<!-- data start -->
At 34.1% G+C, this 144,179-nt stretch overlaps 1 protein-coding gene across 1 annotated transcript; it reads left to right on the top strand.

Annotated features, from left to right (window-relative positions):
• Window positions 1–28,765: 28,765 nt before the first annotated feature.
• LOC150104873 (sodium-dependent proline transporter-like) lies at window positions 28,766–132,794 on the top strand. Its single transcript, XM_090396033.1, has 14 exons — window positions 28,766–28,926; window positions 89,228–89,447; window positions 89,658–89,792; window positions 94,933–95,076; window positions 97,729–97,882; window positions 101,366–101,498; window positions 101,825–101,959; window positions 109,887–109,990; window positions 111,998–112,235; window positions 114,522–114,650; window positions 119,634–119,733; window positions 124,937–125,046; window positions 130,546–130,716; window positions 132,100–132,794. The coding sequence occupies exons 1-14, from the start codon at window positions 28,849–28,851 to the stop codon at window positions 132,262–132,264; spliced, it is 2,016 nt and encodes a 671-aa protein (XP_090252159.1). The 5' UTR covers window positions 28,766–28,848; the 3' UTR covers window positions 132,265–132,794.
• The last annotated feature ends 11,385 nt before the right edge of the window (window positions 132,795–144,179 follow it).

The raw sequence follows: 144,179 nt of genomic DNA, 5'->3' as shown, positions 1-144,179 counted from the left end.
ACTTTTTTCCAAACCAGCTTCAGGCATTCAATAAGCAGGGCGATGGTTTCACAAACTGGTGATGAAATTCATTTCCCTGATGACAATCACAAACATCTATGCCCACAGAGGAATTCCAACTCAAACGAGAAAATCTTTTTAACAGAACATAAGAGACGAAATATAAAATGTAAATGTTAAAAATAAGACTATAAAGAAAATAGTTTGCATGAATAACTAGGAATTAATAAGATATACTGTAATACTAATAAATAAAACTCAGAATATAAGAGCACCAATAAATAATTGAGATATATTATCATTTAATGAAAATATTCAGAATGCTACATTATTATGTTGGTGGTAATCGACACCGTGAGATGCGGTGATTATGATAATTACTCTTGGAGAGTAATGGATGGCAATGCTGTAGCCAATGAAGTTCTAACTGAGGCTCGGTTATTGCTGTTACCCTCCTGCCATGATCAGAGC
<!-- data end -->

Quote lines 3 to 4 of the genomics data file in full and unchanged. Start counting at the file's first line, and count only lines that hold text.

• Window positions 1–28,765: 28,765 nt before the first annotated feature.
• LOC150104873 (sodium-dependent proline transporter-like) lies at window positions 28,766–132,794 on the top strand. Its single transcript, XM_090396033.1, has 14 exons — window positions 28,766–28,926; window positions 89,228–89,447; window positions 89,658–89,792; window positions 94,933–95,076; window positions 97,729–97,882; window positions 101,366–101,498; window positions 101,825–101,959; window positions 109,887–109,990; window positions 111,998–112,235; window positions 114,522–114,650; window positions 119,634–119,733; window positions 124,937–125,046; window positions 130,546–130,716; window positions 132,100–132,794. The coding sequence occupies exons 1-14, from the start codon at window positions 28,849–28,851 to the stop codon at window positions 132,262–132,264; spliced, it is 2,016 nt and encodes a 671-aa protein (XP_090252159.1). The 5' UTR covers window positions 28,766–28,848; the 3' UTR covers window positions 132,265–132,794.